For lamb lovers, the meat is a cut above the rest. It can be roasted, smoked, slow-cooked or char-grilled, or turned into a delectable ragu or creamy curry. The possibilities are endless, and after taste-testing our way around the city, we can safely say that our chefs are up to the challenge. Whether you like your lamb on the traditional side, or cooked a little differently, there’s a plate that’s waiting for you.
Matt Moran is known for his farm-to-table philosophy, and at Chiswick, every dish is as fresh as the next. The lamb comes straight from Moran’s family farm in the Central Tablelands. It’s slow-cooked until it falls off the bone, and is served with zucchini, mint and lemon (Woollahra) or capsicum, couscous and baby gem (Art Gallery of NSW).
Woollahra and The Domain, Sydney
For a slice of Greece in the Sydney CBD, there’s Alpha, where the food is as authentic as your yiayia’s. After you’ve settled in with a wine (or ouzo), tuck into the lamb spare ribs. Slow-roasted to perfection, they’re dished up with a drizzle of pea puree, and a side of kegalotyri (a salty white cheese) and mint salad.
238 Castlereagh Street, Sydney
With a neon-pink entrance and a creative menu courtesy of Dan Hong, Ms G’s is the place for Asian fusion. Here, the lamb shoulder is a Peking-style party for your tastebuds. Braised overnight, it’s marinated in fermented tofu, seasoned with fennel and cumin salt, and served with pancakes, pickled cucumber, chilli hoison and seaweed salsa verde. How’s that for different?
155 Victoria Street, Potts Point
To feast on Greek delights, go to The Apollo, and leave the rest to chef Jonathan Barthelmess. The lamb shoulder is slow-cooked in the oven for 10 hours with garlic, peppercorns, lemon and thyme, and it’s served simply, with lemon and Greek yoghurt. Complete your meal with an order of saganaki on the side. Drenched in honey and oregano, it’s out-of-this-world good.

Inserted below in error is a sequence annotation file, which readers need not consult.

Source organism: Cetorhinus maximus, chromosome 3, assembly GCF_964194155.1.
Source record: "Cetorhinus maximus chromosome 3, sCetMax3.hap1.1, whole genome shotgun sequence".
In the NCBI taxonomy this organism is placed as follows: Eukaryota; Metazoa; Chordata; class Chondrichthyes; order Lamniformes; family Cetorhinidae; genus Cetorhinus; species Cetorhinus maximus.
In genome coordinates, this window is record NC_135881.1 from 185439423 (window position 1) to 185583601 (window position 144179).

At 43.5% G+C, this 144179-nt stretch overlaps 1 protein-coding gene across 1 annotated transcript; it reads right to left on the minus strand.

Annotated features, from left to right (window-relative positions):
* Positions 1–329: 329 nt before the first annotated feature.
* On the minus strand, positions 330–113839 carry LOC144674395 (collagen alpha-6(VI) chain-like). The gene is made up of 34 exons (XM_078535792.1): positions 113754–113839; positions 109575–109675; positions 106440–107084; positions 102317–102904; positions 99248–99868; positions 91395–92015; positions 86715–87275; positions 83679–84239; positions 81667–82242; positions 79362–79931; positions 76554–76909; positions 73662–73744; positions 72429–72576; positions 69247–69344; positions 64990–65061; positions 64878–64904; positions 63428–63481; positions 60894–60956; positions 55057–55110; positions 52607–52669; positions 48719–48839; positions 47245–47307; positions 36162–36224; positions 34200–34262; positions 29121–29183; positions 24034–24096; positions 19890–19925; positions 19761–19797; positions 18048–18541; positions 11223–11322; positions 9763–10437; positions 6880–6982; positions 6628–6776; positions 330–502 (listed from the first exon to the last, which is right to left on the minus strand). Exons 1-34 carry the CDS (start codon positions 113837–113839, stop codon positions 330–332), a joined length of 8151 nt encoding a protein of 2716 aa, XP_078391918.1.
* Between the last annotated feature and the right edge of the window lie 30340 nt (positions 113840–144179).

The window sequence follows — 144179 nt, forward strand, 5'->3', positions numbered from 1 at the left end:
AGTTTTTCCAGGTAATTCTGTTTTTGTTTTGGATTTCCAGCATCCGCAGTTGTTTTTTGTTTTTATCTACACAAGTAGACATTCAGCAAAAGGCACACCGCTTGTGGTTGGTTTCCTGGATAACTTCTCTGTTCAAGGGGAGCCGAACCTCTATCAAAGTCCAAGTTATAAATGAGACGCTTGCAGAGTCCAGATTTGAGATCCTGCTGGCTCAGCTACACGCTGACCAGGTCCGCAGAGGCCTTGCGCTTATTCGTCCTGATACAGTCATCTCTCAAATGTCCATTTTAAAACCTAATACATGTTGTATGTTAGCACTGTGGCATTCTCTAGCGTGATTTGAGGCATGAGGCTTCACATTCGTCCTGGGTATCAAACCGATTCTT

44 Macleay Street, Potts Point
When Malaysian comfort food is calling, make a beeline for Mamak. Inspired by street food, every dish is bursting with bold flavours. The kari kambing (lamb curry) is slow-cooked and a little spicy, and has been on the menu since the restaurant opened a decade ago. While you’re waiting for your main, treat yourself to satay or roti, Mamak’s signature dishes.
Haymarket and Chatswood
Run by three Italian brothers, Fratelli Paradiso is the real deal. Come dinnertime, drop in for a chat with the charismatic owners – who are usually front-of-house – and a plate of handmade pasta. The busiate (a spiral pasta) is topped with a hearty lamb ragu that’ll satisfy you while making you wish you had room for seconds.
12-16 Challis Avenue, Potts Point
Over in Chippendale, Luke Powell’s pride and joy is his smoker, shipped from Texas to give every cut of meat a crusty finish and smoky, rich flavour. While the menu features everything from steak to short ribs, the whole rolled lamb is a standout. Smoked for six hours and stuffed with spiced merguez sausage, it’s a recipe for a heavenly food coma.
Suite 1, 12-16 Chippen Street, Chippendale
Make your Sunday a fun-day with a roast at Woolwich Pier, a gastropub with views of the harbour. Grab a seat on the sunny terrace, and dig into the Riverine saddle of lamb, which comes with roast veggies, pumpkin mash, yorkies, mint jelly and lashings of gravy. Try to get there close to midday, as the roast usually sells out.
2 Gale Street, Woolwich
Top tip: If you’re in the east, The Tilbury in Woolloomooloo also puts on a legendary roast. On the first Sunday of the month, it’s lamb.
For an honest-to-goodness feast, head to Three Blue Ducks, where most of the produce is plucked straight from their gardens or farm in Byron Bay. At the Bronte location, the chefs whip up a roast lamb rump with charred herb salsa, pumpkin and carrots. On the weekends, the Rosebery restaurant does a BBQ spit roast that’s unbelievably good.
Bronte, Rosebery, Byron Bay